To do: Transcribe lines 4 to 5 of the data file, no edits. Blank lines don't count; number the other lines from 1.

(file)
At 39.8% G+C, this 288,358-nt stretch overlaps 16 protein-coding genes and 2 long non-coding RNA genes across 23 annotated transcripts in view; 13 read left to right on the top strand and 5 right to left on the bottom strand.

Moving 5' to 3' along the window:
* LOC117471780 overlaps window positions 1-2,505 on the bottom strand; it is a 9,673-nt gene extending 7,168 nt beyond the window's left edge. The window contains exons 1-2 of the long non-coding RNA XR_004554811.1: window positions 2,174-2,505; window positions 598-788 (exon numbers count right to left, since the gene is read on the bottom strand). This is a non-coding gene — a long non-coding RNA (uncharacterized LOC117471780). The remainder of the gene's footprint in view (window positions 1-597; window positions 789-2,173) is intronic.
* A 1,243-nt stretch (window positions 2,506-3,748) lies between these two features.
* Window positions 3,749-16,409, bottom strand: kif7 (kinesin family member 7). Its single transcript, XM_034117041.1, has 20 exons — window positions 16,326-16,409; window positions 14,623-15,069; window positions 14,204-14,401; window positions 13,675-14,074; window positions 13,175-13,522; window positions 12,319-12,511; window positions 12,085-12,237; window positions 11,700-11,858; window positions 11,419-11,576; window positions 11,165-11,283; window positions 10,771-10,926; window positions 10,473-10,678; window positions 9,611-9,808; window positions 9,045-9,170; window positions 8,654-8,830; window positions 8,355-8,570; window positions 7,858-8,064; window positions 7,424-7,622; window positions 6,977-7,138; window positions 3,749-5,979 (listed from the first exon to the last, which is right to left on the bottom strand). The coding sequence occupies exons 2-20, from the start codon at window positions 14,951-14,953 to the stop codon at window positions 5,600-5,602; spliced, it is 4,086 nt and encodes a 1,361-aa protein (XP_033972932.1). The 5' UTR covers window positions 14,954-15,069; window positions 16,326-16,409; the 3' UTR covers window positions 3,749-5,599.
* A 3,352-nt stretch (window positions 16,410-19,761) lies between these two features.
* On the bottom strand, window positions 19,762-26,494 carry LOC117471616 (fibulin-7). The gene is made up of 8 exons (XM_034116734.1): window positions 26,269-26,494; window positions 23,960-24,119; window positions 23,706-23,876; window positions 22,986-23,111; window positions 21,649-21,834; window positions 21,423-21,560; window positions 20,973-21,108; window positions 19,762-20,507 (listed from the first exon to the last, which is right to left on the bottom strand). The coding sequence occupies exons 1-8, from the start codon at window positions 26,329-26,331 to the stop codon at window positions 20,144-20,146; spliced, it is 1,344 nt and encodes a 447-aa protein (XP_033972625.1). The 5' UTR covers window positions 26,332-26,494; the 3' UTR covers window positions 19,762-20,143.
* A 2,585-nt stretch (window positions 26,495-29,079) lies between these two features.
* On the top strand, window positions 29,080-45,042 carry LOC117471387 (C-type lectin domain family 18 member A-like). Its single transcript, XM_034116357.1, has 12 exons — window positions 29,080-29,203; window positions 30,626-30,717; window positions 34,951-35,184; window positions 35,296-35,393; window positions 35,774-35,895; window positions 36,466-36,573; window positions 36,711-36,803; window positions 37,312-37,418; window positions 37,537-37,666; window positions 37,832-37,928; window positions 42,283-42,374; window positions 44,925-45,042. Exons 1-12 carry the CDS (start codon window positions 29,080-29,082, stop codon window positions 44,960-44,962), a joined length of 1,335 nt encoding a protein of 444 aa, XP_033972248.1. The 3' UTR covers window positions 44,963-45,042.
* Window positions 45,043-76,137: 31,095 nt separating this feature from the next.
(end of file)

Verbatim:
* A 1,243-nt stretch (window positions 2,506-3,748) lies between these two features.
* Window positions 3,749-16,409, bottom strand: kif7 (kinesin family member 7). Its single transcript, XM_034117041.1, has 20 exons — window positions 16,326-16,409; window positions 14,623-15,069; window positions 14,204-14,401; window positions 13,675-14,074; window positions 13,175-13,522; window positions 12,319-12,511; window positions 12,085-12,237; window positions 11,700-11,858; window positions 11,419-11,576; window positions 11,165-11,283; window positions 10,771-10,926; window positions 10,473-10,678; window positions 9,611-9,808; window positions 9,045-9,170; window positions 8,654-8,830; window positions 8,355-8,570; window positions 7,858-8,064; window positions 7,424-7,622; window positions 6,977-7,138; window positions 3,749-5,979 (listed from the first exon to the last, which is right to left on the bottom strand). The coding sequence occupies exons 2-20, from the start codon at window positions 14,951-14,953 to the stop codon at window positions 5,600-5,602; spliced, it is 4,086 nt and encodes a 1,361-aa protein (XP_033972932.1). The 5' UTR covers window positions 14,954-15,069; window positions 16,326-16,409; the 3' UTR covers window positions 3,749-5,599.